Buying a used car is a smart decision simply because, with the right research and patience, you can find a car that’s almost as good as a brand new vehicle, without the whopping price tag and the depreciation that new car buyers get hit in the wallet with once they drive their new vehicle off the car lot!
By being a smart used car shopper, you can avoid the pitfalls and lemons and get yourself a great vehicle that suits your budget and requirements.
To be a smart used car shopper you should always deal with a licensed car dealer. If you purchase from a vehicle car dealership a range of legal requirements that may not apply to private sales protects you.
Along with a general inspection of the vehicle, you should also take it for a suitable test drive. Refer to our informative Test Drive Guide to ensure you get the test drive right.
Mechanical & General Inspection
If after the test drive you are still keen to purchase the vehicle, then you should arrange for a general vehicle and mechanical inspection.
Be aware, if you get a mechanical minded friend to take a look at the vehicle for you ‘as a mate’ and they miss something, you will have no come-back. However, if you pay a garage or vehicle inspection company to complete the check (as per your instructions) and they get it wrong, they can still be held liable for any losses you incur.
Check the Paperwork
When purchasing a car there is a lot of documentation that requires your attention, especially if purchasing from a reputable dealership. This includes:
- Warrant of Fitness (WOF) – if you are purchasing from a car dealer then the vehicle must have a WOF issued no more than 1 month before the date the car is collected by the buyer. Private sellers do not necessarily have to do this if the car is being sold “as is, where is”.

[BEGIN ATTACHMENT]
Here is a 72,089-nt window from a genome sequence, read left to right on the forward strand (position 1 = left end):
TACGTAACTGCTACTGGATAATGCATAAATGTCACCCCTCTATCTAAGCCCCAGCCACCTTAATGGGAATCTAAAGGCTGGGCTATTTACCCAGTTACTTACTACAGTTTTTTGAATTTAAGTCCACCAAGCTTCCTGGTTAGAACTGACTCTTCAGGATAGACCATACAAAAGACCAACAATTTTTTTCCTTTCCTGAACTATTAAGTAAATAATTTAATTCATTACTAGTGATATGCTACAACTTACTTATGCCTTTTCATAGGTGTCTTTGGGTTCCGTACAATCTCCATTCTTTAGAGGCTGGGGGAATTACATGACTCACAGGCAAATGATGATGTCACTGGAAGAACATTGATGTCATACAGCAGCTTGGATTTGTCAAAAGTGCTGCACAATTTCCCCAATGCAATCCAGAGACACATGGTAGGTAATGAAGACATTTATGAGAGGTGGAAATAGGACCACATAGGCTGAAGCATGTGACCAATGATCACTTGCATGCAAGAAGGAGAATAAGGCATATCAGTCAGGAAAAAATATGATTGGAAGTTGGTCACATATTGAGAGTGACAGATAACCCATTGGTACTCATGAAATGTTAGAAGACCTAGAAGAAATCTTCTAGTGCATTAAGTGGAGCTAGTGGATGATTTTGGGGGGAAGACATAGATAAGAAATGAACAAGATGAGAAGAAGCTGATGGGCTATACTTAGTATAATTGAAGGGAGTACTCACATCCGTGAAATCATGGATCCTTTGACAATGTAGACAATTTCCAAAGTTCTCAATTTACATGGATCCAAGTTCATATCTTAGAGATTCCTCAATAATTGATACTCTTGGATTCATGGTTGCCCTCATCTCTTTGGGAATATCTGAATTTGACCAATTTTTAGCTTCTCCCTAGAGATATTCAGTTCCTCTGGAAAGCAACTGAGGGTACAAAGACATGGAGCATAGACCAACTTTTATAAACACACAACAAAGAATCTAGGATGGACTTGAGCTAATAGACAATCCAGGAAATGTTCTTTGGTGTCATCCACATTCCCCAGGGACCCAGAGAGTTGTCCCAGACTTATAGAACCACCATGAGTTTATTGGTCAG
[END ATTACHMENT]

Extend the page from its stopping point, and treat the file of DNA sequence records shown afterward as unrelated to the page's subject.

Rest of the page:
- Supplier Information Notice (SIN) – this document is required to be attached and displayed on every motor vehicle that is sold by a car dealer. The information that must be disclosed in the SIN includes the name and business address of the dealer, whether the dealer is a registered motor vehicle trader, the cash price of the vehicle, whether any security interest is registered over the vehicle, the year in which the vehicle was manufactured (or the manufacturer’s designated “model year”), the make, model, engine capacity and fuel type of the vehicle, the year in which the vehicle was first registered in New Zeala nd, or, if the vehicle was first registered overseas, the year of that first registration, the odometer (distance travelled) reading, or a statement that the odometer reading is or may be inaccurate and whether the vehicle is recorded on the motor vehicle register as having been damaged when it was imported. If you buy the car, you must be given a copy of the SIN.
- Debt Check – if you are purchasing a vehicle from a registered motor vehicle dealer, you won’t be liable for any such debts, unless you were informed about them before the purchase.
- Ownership Check – check who is the current registered owner of the car. This should be the company or person – whether dealer or private – you are buying the car from.
- Purchase agreement – if you’re buying from a dealer, they must provide you with a written sale agreement and the Supplier Information Notice, which you have signed.
- Change of ownership – both the buyer and the seller have to fill out forms available from an LTSA agent (such as New Zealand Post). The buyer pays the fee and is ultimately responsible for the changeover.
As you can appreciate, there is a lot to consider when you are purchasing a used vehicle, which is why the professional and dedicated team at Mike Turfus MotorTraders are happy to assist in any way possible to ensure your car purchasing experience is as stress-free as possible!